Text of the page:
The Volokh Conspiracy
Mostly law professors | Sometimes contrarian | Often libertarian | Always independent
University of Chicago law professor Eric Posner argues that "Trumpism owes its meteoric rise in part to originalism, which was so forcefully championed by Antonin Scalia over his long career." He elaborates:
It was quite a rhetorical trick, but Scalia managed to anticipate Trumpian populism by associating the constitutional vison of the aristocratic founders with democracy, and accusing the liberal justices-who emerged from and hobnobbed with the same exclusive circle of establishment types as he did-of being out-of-touch elites. It was this claim that helped pave the way for Trumpism. A key element of Trump's appeal derives from the sense that American institutions have failed us. Scalia, and the Republican politicians who deified him, confirmed this view by placing the blame squarely on the shoulders of a hopelessly corrupted Supreme Court while invoking a nostalgic vision of purer times. And who would be better placed than Scalia to make this accusation? The old, moderate response of Republican presidents from Nixon to Bush-"we'll appoint better justices"-no longer persuades. They promised and failed to deliver. The rot is complete, the structure must be set alight in a long overdue Gotterdammerung.
I don't find this argument at all persuasive, but I do think Posner has a point about the political failure (thus far) of originalism:
It turned out that there was no mainstream political support for originalism-in a substantive as opposed to merely rhetorical sense…. The major cause of the failure of originalism was thus practical and political. Reagan was able to appoint only one Supreme Court justice who was an originalist-Scalia himself. His other two appointments-Kennedy and O'Connor-were not originalists. Over the years, presidents-whether Democrats or Republicans-failed to appoint originalists (except Clarence Thomas). In retrospect, two major knells of originalism's doom were the appointments of Alito and Roberts by George Bush-solid conservatives but not originalists. It also became clear that Bush did not care about originalism or even the Supreme Court; not even ideologically conservative presidents could be depended on to ensure an originalist Supreme Court.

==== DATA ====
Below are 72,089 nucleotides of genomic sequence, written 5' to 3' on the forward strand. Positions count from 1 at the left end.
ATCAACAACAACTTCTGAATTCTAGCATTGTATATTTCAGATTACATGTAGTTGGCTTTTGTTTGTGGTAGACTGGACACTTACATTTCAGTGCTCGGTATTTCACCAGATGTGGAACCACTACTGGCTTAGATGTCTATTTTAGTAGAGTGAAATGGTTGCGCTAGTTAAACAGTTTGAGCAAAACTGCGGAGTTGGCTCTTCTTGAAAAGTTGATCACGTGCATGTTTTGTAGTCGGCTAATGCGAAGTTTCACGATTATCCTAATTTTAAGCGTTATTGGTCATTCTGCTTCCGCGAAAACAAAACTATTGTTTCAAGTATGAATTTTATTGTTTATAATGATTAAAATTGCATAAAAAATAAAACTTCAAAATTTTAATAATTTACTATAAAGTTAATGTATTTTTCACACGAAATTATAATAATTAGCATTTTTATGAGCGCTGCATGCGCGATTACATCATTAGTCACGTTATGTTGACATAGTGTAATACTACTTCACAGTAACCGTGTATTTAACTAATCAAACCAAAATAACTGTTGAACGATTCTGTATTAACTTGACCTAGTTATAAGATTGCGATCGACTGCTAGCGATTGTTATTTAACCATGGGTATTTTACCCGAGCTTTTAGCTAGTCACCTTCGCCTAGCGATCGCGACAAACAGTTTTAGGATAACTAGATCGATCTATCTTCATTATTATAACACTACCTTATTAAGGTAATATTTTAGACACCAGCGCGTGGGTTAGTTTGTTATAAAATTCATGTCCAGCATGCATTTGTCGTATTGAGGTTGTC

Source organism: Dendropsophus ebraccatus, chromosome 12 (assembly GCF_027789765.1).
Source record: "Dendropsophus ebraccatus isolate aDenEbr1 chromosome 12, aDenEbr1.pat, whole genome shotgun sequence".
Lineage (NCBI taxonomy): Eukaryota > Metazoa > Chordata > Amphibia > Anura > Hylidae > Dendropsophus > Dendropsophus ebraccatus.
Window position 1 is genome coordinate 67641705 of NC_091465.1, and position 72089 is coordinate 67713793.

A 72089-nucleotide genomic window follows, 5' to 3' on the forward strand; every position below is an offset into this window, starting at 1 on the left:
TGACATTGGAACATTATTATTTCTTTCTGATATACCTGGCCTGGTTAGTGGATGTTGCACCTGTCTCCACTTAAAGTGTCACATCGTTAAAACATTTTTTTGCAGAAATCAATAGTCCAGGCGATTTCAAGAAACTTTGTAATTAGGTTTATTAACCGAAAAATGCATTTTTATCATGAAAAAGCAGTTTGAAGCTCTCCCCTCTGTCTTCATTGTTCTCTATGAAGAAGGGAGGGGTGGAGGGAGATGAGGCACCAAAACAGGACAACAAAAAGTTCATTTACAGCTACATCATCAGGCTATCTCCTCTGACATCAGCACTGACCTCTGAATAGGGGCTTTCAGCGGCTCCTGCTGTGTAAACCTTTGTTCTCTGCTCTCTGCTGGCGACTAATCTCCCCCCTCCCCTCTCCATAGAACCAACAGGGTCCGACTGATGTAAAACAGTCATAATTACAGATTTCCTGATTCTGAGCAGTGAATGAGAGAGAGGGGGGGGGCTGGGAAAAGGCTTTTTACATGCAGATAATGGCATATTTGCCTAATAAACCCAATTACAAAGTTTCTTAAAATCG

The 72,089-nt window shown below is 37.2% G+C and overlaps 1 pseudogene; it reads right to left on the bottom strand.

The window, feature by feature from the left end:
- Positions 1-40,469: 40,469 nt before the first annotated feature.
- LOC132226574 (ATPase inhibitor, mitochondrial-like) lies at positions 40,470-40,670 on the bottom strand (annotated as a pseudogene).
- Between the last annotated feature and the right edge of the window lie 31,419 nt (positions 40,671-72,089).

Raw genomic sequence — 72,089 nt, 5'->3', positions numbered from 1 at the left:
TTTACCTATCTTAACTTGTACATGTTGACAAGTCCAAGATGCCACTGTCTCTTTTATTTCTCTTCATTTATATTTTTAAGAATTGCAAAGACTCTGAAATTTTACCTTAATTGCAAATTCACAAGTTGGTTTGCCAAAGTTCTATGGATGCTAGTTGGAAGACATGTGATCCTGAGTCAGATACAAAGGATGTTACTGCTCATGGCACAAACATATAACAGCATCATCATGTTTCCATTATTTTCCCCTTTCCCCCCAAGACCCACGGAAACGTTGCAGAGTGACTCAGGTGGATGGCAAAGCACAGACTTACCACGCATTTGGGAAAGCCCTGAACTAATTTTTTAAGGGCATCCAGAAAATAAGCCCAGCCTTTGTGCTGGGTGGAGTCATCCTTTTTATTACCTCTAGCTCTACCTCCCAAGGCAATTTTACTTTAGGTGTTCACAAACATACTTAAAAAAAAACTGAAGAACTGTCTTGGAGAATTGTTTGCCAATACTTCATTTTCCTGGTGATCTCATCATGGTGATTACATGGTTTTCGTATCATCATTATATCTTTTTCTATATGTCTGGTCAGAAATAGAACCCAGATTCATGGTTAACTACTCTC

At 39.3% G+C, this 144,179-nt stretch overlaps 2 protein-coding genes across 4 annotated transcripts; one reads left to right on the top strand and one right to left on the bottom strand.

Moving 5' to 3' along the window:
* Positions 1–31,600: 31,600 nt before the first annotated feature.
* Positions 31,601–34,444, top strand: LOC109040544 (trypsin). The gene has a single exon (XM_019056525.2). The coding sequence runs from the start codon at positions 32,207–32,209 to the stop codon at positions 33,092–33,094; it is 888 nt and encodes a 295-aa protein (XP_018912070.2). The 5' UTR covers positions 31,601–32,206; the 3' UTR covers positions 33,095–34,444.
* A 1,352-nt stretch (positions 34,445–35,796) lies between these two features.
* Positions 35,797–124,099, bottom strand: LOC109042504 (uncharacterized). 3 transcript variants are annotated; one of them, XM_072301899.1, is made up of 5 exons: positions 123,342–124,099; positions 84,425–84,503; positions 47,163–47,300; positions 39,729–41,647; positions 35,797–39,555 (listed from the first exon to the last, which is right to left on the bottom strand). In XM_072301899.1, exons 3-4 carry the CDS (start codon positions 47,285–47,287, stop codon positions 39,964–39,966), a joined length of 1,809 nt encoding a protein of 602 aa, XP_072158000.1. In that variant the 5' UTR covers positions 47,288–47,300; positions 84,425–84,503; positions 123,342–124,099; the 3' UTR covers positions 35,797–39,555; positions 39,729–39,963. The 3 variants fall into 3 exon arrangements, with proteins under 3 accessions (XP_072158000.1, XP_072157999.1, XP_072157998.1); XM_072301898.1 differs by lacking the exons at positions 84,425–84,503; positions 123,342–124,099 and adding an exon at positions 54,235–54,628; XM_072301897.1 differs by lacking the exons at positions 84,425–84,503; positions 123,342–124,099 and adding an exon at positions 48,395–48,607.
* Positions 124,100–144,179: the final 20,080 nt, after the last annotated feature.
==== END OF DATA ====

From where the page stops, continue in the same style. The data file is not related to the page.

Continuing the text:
Modern conservative originalism was initially a tool adopted in the Nixon era by conservatives to oppose Warren and Burger Court judicial activism. It wasn't a serious intellectual movement at the time, and if it had been, there wasn't anything approaching sufficient historical scholarship to support it. Conservatives (and libertarians and more recently liberals) started taking originalism seriously, and engaging in serious supportive scholarship (though still wildly insufficient to the enormity of the task), in the late Reagan years. But George W. Bush was interested in appointing judges who would uphold his administration's broad exercise of the president's wartime powers, not judges who would judge that power against original meaning.
More generally, originalism faces a significant difficulty in becoming the governing ideology of the Supreme Court, regardless of the ideological sympathies of the justices. Modern "original public meaning" originalism faces the problem that it's almost entirely novel to American jurisprudence, which means that we have more than 200 years of precedent based on what modern originalists deem to be illegitimate non-originalism. It's not politically or practically feasible to start from scratch (imagine the panic in world markets if the court ruled the Federal Reserve unconstitutional), and if the court applies originalism only selectively, or only to new issues not addressed previously, it raises the serious question as to whether it's coherent to have a body of constitutional which is only partially based on originalism.